Agreement reached on testing requirements for high school graduation

Students in the high school graduating class of 2017 who did not pass state-required standardized assessments will be able to get their diploma if a new bill announced today is approved by the full Legislature. The compromise plan comes after education leaders in the state House of Representatives and Senate worked with the Superintendent of Public Instruction Chris Reykdal, to update the use of assessments required for graduation.

Currently, students must pass state tests in math, English language arts and science in order to graduate. English language arts and math are currently tested in the 11th grade. Under the new agreement, students would complete these exams in 10th grade beginning in 2019.

“It’s critical that our schools prepare students for whatever path they take after high school whether it be college, the workforce or other training,” said Sen. Joe Fain, who serves as Majority Floor Leader and as vice-chair of the Senate Early Learning and K-12 Education Committee. “By working together we’ve agreed on a way to maintain academic rigor and objective educational standards, while giving teachers more flexibility and students more paths to learn and show what they know.”

Use of the state’s biology assessment as a graduation requirement, which measures proficiency in science, would be delayed until the graduating class of 2021 when a more comprehensive science exam is expected. Students will still be required to pass the math and English language arts exams, but would have additional opportunities to demonstrate proficiency.

“I am grateful for the bipartisan effort that brought resolution to this issue,” said Reykdal. “Every student deserves a powerful pathway to post-secondary work and learning. With this bipartisan bill, we are making a very positive leap for our public education system.”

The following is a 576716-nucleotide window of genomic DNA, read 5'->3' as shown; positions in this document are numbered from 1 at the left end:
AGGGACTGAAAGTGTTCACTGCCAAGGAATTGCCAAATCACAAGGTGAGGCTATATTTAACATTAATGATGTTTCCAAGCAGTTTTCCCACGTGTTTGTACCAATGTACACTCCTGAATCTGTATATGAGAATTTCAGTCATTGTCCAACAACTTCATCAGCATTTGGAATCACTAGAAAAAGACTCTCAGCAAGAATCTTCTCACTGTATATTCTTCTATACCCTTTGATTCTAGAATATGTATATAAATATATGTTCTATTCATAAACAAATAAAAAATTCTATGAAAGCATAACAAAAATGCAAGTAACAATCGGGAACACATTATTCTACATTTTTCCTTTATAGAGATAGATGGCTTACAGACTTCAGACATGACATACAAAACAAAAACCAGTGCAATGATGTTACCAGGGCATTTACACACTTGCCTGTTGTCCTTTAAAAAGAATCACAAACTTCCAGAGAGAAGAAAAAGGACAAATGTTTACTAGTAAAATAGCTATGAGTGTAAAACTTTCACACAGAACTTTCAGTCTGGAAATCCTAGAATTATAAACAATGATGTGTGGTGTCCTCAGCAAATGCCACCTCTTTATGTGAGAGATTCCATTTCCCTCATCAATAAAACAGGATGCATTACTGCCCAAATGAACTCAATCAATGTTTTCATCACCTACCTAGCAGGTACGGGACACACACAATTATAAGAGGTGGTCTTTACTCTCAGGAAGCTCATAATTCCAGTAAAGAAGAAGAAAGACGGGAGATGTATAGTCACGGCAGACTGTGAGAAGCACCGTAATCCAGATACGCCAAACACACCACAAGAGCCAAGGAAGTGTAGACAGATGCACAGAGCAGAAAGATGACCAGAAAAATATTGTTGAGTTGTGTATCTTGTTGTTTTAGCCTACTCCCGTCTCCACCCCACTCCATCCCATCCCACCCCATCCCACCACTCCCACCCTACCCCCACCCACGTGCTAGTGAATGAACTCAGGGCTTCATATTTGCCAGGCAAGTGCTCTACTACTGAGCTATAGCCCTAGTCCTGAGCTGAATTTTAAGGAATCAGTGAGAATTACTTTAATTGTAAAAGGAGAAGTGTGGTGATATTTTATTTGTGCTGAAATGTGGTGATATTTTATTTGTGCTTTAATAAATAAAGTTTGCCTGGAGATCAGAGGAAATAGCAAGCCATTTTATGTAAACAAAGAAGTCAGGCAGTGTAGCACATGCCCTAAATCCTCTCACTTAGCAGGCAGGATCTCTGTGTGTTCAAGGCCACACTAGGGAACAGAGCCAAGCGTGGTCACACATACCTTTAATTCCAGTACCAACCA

The new policy would also update the process available to students to pass an alternative assessment, which may include completing courses that have been accepted as “transition” or “dual credit” by Washington’s higher education institutions, or passage of a locally administered test. Local tests, which would need to be certified by OSPI, would provide additional flexibility for students and teachers to identify problem areas and quickly develop plans to help students demonstrate proficiency.

Lawmakers also proposed an expedited appeals process for students in the graduating classes of 2014 through 2018 who have not met standards on math and English language arts.

It’s expected that both chambers could take up the legislation next week. While many high school graduation ceremonies have already occurred, the plan would apply retroactively to the class of 2017.